The CDC and Passaic County Health Department recently released statistics highlighting the rising STD rates in the city. Over the last twenty years the number of sexually transmitted diseases reported annually has been steadily rising and this has local and state health officials worried.
In 2014 the rates for Chlamydia, Gonorrhea, Syphilis and HIV surpassed state averages, and these numbers have continued to rise over the last two years. The statistics are also showing an alarming trend regarding HIV and Syphilis rates. The rates for these two sexually transmitted diseases are significantly higher in men over the age of 25 than for any other demographic.
Teens and young adults ages 18 to 24 account for the majority of Chlamydia and Gonorrhea cases reported in the county, and the rates are particularly high in women. Young females have the greatest risk for contracting Chlamydia, and it is only slightly less for Gonorrhea. Surprisingly men ages 18 to 24 are at the highest risk for contracting Gonorrhea. It should also be noted that young men are also testing positive for HPV more frequently over the last three years.
While the majority of health officials expected high STD rates in teens and young adults, they were not prepared for the large increase in older residents. African American men account for the majority of new HIV and Syphilis cases, followed closely by Caucasian and Hispanic males.
Some of the other statistics that highlight the growing STD problem and the importance of regular testing include,
- In 2014 the Chlamydia rate for the county was 423.7 per 100,000 residents, compared to the 309.2 reported by the state.
- The HIV rate for the county in 2014 was 632.2 per 100,000 people, compared to the state’s average of 488.2.
- The state reported a Gonorrhea rate of 84.9 in 2014, compared to the county’s of 110.0 per 100,000 residents.
In an effort to slow down and eventually stop the spread of STDs the state actually requires all public schools to provide 150 hours of age appropriate sex and health education to students before graduation. These classes will cover topics that range from puberty, emotions, dating and preventive measures regarding HIV and other STDs, and while this sounds like a positive step the information is often taught from a pro abstinence point of view.
This means that the information students are receiving may not always be medically accurate or even pertinent to their lives. With more students admitting to engaging in sexual activity at least once before graduation and the teen pregnancy rate rising, it is obvious that simply telling students that having intercourse before marriage is “bad” is not enough to make them practice abstinence.
Students are frequently made to feel ashamed and embarrassed in sex education classes where abstinence is taught. This can make them unwilling to ask questions that could provide them with the information they need to protect themselves from sexually transmitted diseases. Students also do not learn how important regular HIV testing in Clifton is, especially now that the infection rates are rising. The same is also true regarding regular Herpes testing in Clifton, even though it is the best way to prevent the spread of the disease.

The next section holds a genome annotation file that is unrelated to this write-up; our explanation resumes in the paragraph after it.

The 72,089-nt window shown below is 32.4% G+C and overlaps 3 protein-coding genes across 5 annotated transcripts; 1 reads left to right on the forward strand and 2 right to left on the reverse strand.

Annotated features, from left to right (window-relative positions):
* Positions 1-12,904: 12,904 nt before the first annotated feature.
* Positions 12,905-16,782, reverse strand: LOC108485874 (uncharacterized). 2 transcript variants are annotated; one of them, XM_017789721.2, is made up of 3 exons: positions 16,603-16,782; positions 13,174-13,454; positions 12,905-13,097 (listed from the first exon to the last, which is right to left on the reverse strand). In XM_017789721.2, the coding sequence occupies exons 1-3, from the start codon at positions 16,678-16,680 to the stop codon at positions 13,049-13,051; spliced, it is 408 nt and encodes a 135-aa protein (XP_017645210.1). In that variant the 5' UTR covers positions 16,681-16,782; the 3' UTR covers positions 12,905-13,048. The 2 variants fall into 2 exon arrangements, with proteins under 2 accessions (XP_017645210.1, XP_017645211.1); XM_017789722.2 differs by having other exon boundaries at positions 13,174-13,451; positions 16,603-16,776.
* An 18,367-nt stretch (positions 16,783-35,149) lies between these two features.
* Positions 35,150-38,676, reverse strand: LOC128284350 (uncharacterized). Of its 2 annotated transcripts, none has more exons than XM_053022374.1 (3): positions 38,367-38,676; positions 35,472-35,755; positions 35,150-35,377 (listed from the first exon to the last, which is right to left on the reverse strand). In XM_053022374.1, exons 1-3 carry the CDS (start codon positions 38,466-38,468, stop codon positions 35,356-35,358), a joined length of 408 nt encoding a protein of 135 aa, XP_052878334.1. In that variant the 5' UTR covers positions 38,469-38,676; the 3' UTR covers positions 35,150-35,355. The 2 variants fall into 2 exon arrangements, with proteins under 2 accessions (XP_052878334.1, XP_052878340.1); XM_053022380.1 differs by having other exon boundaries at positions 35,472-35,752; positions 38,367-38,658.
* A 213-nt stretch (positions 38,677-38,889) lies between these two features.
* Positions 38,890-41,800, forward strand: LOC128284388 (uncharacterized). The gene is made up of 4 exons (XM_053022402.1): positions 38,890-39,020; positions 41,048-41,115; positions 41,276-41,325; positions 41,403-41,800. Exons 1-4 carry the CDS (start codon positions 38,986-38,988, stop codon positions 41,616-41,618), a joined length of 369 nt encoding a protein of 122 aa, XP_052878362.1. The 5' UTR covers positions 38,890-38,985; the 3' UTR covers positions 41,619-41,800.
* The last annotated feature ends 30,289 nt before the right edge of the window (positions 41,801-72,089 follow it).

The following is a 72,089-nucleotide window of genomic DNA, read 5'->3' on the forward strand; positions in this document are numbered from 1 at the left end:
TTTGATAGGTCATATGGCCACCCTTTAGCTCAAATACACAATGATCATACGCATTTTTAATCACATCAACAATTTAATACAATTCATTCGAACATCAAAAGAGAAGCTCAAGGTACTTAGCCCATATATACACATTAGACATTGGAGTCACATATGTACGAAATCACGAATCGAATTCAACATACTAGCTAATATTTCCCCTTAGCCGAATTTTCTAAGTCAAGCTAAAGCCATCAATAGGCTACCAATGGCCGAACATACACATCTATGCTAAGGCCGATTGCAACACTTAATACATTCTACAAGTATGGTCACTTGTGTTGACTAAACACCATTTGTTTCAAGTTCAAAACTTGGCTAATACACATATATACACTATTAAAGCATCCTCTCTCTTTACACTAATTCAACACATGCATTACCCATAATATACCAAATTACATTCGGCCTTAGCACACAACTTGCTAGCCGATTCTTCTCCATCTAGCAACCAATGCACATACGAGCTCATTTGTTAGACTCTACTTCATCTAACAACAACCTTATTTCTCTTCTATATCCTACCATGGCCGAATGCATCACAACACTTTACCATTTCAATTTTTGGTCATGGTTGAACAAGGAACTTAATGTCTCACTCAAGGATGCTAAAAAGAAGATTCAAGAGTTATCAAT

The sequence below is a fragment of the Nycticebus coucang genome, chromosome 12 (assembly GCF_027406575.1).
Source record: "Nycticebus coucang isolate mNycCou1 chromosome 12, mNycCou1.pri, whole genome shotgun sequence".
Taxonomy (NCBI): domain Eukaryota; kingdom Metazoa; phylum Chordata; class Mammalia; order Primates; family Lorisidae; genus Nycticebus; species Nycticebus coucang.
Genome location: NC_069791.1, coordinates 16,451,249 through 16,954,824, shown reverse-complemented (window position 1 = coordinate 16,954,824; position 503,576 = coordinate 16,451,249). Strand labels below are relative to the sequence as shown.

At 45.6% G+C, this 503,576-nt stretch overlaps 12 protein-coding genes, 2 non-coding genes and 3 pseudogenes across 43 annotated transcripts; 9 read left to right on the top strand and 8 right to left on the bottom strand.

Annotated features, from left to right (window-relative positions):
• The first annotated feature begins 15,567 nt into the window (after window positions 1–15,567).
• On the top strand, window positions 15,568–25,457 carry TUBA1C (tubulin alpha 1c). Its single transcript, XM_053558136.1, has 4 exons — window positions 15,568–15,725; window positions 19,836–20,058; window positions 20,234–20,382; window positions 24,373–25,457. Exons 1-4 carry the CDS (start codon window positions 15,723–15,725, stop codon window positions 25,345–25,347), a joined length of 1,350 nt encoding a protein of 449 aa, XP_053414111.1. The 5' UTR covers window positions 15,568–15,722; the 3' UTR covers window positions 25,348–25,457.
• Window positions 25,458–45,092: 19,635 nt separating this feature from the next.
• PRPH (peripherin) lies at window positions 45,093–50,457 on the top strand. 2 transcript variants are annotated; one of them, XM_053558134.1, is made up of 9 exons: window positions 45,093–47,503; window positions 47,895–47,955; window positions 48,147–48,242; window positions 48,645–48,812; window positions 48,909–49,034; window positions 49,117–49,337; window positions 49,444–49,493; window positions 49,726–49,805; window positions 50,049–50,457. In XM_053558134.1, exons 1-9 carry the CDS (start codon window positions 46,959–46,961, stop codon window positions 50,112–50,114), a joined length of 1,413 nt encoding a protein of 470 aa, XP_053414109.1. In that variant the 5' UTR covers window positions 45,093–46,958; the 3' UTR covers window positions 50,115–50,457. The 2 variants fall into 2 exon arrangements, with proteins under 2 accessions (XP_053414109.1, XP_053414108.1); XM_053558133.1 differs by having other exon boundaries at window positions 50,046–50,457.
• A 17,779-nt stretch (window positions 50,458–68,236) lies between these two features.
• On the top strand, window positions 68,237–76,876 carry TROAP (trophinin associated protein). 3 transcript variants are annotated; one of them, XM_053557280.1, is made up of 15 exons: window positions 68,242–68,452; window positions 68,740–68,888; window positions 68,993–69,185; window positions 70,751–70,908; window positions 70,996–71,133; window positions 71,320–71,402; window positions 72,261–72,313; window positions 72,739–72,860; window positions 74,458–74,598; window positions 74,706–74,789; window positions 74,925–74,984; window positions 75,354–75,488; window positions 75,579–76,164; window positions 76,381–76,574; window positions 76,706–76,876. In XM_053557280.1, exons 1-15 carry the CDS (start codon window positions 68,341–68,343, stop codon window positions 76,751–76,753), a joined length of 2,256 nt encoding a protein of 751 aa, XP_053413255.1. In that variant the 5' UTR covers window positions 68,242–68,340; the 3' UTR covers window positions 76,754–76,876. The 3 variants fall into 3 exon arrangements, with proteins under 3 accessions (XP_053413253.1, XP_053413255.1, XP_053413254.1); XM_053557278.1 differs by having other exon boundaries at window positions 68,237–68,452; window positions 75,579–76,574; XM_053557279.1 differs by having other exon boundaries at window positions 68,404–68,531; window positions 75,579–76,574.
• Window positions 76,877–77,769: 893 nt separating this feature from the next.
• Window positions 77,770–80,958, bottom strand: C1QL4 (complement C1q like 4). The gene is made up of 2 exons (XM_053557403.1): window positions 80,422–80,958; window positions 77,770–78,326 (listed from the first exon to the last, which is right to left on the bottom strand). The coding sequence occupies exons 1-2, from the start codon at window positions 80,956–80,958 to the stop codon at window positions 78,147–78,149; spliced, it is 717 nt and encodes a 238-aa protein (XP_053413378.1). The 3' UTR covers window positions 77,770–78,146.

Health officials can cite several reasons that the STD rates are rising in the city. It does share a border with New York and this state’s higher STD rates are occasionally reflected in the county’s health statistics. While this does account for a small percentage of cases, the fact remains that more of the city’s residents are testing positive for STDs each year.
The lack of a standard sex education curriculum is one of the reasons STDs are rising in teens and young adults. Today’s social culture promotes sexuality, and students are seeing no reason to wait until marriage before engaging in sexual activity. Since they don’t realize how easy it is to spread STDs or the importance of using protection most don’t know that they are putting their health at risk.
What is being blamed for the largest increase in STD rates, especially in the county where statistics show they have rose by 70 percent is the $7.5 million in budget cuts to women’s health care. The cuts in funding have forced many health care clinics to close and this has left many residents with no place to go to get tested. There have also been cuts to Medicaid and it no longer covers regular STD testing. This means that many of the city’s lower income residents cannot afford the out of pocket cost.
Until these and other issues are resolved the city can expect to see its STD rates continue to rise.
Before you take a tour of the city’s sewer system, better known as the “Gates of Hell” it is important to take a few minutes to take care of your sexual health. It is understandable if you don’t want to spend hours looking for an open STI clinic only to wait in a long line, and now there is a faster and easier way to get tested. With one simple phone call you can schedule confidential STD testing and only spend a few minutes at a nearby lab. This way you still have time to visit the historic Vreeland House.